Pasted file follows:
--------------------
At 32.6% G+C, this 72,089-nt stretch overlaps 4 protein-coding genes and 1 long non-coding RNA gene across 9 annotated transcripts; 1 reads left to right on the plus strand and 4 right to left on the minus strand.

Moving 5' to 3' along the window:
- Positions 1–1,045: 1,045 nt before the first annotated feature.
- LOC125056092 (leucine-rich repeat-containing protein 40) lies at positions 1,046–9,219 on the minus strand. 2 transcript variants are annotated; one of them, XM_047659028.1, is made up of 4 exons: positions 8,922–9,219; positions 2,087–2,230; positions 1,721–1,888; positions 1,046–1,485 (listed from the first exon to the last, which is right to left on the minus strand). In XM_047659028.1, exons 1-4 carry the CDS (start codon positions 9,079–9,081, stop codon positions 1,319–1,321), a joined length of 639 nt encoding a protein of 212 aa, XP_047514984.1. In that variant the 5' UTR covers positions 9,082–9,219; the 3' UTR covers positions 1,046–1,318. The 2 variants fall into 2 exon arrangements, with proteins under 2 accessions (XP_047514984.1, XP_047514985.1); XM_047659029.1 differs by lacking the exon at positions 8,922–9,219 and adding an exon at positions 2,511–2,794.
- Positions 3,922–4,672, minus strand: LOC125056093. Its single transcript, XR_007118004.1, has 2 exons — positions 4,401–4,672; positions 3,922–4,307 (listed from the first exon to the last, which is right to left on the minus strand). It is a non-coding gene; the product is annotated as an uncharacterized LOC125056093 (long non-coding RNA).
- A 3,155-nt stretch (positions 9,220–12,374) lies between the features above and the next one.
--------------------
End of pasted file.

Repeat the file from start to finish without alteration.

At 32.6% G+C, this 72,089-nt stretch overlaps 4 protein-coding genes and 1 long non-coding RNA gene across 9 annotated transcripts; 1 reads left to right on the plus strand and 4 right to left on the minus strand.

Moving 5' to 3' along the window:
- Positions 1–1,045: 1,045 nt before the first annotated feature.
- LOC125056092 (leucine-rich repeat-containing protein 40) lies at positions 1,046–9,219 on the minus strand. 2 transcript variants are annotated; one of them, XM_047659028.1, is made up of 4 exons: positions 8,922–9,219; positions 2,087–2,230; positions 1,721–1,888; positions 1,046–1,485 (listed from the first exon to the last, which is right to left on the minus strand). In XM_047659028.1, exons 1-4 carry the CDS (start codon positions 9,079–9,081, stop codon positions 1,319–1,321), a joined length of 639 nt encoding a protein of 212 aa, XP_047514984.1. In that variant the 5' UTR covers positions 9,082–9,219; the 3' UTR covers positions 1,046–1,318. The 2 variants fall into 2 exon arrangements, with proteins under 2 accessions (XP_047514984.1, XP_047514985.1); XM_047659029.1 differs by lacking the exon at positions 8,922–9,219 and adding an exon at positions 2,511–2,794.
- Positions 3,922–4,672, minus strand: LOC125056093. Its single transcript, XR_007118004.1, has 2 exons — positions 4,401–4,672; positions 3,922–4,307 (listed from the first exon to the last, which is right to left on the minus strand). It is a non-coding gene; the product is annotated as an uncharacterized LOC125056093 (long non-coding RNA).
- A 3,155-nt stretch (positions 9,220–12,374) lies between the features above and the next one.